Does the same stricture hold for Alaska? I think this anthology of some of the freshest writing in recent years makes a strong case to the contrary. The classic Alaskan narratives of the first half of the twentieth century—works such as Belmore Browne’s The Conquest of Mount McKinley, Charles Brower’s Fifty Years Below Zero, and Robert Marshall’s Arctic Wilderness—wove lyrical and heroic fantasias around the monotonic theme of an explorer or pioneer confronting the wilderness. In the present collection, in contrast, there are twenty-six different voices ranging, with a thoroughly postmodern sense of irony, across a dozen themes more ambiguous than survival or wilderness.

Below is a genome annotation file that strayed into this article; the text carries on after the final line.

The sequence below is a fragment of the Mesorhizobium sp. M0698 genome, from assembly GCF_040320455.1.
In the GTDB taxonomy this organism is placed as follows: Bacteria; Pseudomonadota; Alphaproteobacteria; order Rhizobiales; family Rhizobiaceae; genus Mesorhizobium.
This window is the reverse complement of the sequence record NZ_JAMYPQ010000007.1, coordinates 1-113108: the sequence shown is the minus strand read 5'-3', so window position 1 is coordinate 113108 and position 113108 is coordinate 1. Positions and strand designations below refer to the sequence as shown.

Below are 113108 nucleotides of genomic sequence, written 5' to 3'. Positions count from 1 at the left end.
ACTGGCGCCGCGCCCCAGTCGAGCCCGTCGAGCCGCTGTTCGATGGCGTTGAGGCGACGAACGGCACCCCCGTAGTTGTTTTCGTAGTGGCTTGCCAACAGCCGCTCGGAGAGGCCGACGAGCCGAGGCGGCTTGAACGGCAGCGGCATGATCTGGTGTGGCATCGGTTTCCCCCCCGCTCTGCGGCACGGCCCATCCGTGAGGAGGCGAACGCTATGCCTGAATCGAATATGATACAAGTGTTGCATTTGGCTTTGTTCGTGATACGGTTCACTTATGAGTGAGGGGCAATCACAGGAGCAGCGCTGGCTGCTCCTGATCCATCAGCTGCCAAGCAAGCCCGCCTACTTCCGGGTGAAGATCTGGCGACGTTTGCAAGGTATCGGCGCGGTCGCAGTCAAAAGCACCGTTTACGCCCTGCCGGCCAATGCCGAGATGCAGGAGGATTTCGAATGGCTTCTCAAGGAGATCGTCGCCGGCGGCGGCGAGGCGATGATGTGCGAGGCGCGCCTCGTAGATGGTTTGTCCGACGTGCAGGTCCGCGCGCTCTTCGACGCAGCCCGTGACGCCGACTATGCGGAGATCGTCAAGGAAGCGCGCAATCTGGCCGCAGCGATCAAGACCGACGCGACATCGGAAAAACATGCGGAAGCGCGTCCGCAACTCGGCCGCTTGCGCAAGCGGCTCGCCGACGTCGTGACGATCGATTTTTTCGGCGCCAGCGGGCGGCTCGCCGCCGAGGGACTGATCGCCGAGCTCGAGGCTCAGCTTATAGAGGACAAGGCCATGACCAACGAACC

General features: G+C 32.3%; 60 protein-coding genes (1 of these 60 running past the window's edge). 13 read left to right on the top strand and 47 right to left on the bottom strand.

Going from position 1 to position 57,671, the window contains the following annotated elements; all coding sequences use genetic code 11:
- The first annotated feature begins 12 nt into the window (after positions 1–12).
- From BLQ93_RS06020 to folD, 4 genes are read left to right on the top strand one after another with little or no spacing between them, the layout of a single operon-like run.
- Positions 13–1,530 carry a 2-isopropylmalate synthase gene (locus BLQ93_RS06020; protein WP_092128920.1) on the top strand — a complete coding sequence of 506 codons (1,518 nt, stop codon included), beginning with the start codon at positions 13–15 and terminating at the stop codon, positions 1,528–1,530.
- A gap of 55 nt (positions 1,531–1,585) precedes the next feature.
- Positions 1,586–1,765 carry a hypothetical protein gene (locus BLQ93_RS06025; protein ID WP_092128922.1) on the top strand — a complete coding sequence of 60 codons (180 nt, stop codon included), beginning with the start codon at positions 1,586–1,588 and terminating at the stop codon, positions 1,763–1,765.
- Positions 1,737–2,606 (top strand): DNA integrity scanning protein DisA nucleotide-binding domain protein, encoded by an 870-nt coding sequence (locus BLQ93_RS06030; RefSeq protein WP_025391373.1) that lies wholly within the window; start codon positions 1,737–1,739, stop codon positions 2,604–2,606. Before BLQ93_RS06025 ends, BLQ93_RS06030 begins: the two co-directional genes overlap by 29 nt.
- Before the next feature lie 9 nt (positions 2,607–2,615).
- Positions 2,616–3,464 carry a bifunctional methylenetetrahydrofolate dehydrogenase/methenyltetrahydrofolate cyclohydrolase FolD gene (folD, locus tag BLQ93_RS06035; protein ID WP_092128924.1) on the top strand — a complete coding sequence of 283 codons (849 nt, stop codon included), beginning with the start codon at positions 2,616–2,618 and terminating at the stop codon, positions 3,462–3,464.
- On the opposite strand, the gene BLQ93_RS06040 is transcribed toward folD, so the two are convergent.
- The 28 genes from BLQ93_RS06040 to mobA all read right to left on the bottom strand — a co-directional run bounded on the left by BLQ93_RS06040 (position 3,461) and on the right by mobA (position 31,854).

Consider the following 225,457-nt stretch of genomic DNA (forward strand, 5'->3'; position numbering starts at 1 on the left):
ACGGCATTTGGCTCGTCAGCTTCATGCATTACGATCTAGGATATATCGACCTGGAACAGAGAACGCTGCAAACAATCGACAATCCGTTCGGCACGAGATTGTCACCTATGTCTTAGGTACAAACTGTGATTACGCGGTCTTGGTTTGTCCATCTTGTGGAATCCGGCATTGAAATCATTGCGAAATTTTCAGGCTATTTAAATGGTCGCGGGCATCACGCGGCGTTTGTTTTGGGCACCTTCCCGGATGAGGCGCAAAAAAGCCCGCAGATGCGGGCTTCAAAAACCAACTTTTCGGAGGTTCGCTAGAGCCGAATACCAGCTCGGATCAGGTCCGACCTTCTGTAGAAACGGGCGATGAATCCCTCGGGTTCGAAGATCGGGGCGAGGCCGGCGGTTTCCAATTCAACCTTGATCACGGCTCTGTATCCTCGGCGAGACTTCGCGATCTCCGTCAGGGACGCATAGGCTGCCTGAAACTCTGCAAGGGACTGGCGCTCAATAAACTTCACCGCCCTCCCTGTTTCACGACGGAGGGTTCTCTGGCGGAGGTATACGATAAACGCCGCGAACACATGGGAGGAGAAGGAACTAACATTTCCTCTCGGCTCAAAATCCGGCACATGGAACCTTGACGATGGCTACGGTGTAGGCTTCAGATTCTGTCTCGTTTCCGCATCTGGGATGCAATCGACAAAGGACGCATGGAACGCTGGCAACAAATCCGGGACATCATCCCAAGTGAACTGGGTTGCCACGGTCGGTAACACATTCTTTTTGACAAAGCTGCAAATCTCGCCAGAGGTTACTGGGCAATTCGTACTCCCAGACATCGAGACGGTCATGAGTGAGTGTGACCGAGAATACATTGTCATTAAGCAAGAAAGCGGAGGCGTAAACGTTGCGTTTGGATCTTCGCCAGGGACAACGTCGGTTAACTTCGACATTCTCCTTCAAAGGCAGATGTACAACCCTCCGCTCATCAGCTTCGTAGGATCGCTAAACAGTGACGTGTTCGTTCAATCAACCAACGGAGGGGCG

And yet, in Traveler’s Tales Alaska there lingers (as I would guess is true for very few other places in the world) a fundamental choose-up-sides distinction between writers who live in the state and those who hail from Outside (the metaphoric tag could not be more apt). At its most tendentious, the attitude of Alaskans toward writers (and travelers) from the Lower 48 is that they can’t possibly get it right. The countervailing prejudice (exemplified in Joe McGinnis’s brilliantly unfair Going to Extremes) is that Alaskans, being country bumpkins, are best explicated by a visitor from the heartland of American sophistication (read the East Coast)—just as three generations of Victorian colonialists thought they had better takes on Borneo or Sudan or India than anybody who had the misfortune to be born and raised in those benighted purlieus.